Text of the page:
The use of multiple visual examples to illustrate concepts and practices is certainly helpful, especially when walking users through the privacy settings (Click on “Information You Share On Facebook” here to see what I’m talking about). Directing consumers to their ad generation tool to explain “how advertising works” is a nice interactive touch and could certainly help demystify the Facebook ad targeting process for consumers. The choices Facebook users can access are easily accessible and explained.
As to the question of whether this draft focuses on the most relevant privacy issues, that may be a question best answered by the collective users of Facebook, so we encourage you to comment if you have a Facebook account.
How do we think Facebook can improve upon this draft? Developing a comprehensive, accurate, and accessible short privacy notice is difficult. Many of the concepts are difficult to convey concisely. Illustrations are helpful and Facebook could make it interactive with additional demos. For example, the ad generation tool or the “Preview how your profile appears to a specific person” feature. We also believe that Facebook could add icons to the policy landing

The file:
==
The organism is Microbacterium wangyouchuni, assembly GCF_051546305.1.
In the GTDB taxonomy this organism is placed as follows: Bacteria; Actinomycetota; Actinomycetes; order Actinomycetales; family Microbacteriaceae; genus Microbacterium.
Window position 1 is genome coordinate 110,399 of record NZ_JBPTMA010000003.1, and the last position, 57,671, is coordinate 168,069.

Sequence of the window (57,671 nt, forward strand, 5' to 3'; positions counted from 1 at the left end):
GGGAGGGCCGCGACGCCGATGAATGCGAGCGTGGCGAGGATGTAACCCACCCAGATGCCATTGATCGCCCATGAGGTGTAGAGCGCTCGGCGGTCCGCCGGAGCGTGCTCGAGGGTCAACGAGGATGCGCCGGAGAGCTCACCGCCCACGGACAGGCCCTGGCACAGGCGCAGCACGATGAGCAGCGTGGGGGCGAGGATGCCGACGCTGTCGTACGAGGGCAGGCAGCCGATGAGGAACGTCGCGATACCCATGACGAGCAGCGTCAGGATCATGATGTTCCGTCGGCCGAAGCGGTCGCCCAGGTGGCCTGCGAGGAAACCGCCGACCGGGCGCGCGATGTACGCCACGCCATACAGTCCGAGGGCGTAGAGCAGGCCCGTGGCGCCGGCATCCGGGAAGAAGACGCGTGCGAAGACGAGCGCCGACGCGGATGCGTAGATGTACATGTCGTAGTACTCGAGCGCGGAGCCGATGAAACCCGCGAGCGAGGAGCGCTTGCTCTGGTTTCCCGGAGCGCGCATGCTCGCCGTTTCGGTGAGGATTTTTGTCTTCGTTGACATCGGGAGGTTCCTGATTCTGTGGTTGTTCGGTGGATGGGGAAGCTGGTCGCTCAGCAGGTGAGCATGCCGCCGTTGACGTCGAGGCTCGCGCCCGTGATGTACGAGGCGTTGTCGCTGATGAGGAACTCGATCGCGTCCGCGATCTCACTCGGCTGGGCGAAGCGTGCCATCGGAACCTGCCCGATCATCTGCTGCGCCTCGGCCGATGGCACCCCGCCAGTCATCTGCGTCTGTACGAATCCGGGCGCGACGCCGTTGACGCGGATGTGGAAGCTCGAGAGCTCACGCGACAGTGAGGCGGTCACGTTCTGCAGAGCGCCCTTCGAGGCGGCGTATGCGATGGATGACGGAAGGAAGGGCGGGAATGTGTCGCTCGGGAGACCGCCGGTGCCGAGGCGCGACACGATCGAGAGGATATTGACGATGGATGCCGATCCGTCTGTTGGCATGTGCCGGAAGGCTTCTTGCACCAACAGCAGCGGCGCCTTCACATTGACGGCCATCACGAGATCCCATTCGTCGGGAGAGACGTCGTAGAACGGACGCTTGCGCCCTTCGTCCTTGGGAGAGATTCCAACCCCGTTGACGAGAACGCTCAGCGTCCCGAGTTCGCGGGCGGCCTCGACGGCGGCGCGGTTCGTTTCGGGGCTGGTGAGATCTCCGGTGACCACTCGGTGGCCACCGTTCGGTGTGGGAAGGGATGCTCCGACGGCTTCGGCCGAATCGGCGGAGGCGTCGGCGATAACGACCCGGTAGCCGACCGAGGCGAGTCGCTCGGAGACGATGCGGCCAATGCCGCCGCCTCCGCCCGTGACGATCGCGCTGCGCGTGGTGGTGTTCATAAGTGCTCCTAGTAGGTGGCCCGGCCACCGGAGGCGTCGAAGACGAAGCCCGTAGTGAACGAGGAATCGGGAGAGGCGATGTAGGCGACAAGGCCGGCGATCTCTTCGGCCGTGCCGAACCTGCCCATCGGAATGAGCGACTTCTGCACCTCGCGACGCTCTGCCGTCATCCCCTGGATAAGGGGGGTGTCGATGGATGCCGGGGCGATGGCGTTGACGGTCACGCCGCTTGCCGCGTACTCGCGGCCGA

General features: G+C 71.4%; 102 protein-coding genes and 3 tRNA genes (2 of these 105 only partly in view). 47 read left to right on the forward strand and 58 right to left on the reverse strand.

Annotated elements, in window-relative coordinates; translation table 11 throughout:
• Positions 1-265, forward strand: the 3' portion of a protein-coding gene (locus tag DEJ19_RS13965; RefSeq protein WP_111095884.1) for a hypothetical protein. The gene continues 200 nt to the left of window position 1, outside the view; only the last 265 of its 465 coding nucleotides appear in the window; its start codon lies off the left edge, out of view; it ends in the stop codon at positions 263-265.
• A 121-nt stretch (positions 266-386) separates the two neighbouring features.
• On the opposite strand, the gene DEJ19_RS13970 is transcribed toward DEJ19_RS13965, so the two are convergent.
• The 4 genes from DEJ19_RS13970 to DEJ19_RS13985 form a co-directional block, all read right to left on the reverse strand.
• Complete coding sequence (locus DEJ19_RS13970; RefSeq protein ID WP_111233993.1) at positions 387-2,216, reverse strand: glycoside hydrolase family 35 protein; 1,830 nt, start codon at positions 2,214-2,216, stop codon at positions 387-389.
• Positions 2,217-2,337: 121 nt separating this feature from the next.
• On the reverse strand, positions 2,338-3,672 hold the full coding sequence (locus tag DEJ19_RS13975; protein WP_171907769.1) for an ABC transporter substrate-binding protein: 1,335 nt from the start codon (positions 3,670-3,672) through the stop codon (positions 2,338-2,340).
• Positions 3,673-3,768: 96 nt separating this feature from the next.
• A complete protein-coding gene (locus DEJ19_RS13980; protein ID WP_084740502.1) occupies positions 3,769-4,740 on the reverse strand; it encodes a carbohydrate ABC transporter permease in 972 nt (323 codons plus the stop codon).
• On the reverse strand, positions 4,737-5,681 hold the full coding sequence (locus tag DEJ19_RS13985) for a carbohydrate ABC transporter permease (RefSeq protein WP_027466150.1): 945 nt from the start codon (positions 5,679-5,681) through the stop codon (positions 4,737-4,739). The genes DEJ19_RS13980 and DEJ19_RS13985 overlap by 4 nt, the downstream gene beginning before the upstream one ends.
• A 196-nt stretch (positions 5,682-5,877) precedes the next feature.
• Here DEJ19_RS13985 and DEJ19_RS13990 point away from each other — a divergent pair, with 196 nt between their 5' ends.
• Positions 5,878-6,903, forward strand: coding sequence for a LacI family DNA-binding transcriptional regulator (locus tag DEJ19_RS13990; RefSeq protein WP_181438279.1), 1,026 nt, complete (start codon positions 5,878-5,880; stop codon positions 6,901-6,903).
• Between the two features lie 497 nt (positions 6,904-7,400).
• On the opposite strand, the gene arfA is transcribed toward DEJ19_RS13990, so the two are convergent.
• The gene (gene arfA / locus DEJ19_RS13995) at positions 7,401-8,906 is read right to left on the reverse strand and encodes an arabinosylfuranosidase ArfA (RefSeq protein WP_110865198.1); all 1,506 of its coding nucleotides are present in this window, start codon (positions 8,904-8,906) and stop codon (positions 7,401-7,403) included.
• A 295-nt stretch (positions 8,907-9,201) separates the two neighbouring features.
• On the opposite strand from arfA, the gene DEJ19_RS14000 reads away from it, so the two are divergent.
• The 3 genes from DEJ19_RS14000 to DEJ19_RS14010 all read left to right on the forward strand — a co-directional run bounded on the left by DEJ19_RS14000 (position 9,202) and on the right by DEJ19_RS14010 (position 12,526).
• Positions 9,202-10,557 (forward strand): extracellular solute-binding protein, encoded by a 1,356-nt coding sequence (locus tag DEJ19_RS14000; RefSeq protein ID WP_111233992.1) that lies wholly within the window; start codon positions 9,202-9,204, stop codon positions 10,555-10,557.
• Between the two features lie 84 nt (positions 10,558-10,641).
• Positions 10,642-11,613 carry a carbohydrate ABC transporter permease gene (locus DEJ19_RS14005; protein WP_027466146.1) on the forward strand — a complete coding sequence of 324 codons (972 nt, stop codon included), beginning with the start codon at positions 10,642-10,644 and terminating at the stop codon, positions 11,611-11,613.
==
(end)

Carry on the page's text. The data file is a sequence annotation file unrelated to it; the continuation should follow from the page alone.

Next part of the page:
landing page, much like they already do on their safety landing page: http://www.facebook.com/help/?safety . And should it be called “Data Use Policy” – let’s remember that consumers care about Privacy and that’s the best language for consumer communications.
As of this post the “Your information on other websites and applications” and the “Interactive Tools” section of their draft policy are not live, but, as always, we will continue to monitor and review Facebook’s iterations, whether they’re in draft form such as this or formal revisions submitted through their existing notice and choice process.
Assuming that the final draft meets our criteria, we are likely to direct consumers to this area as their first stop for privacy information.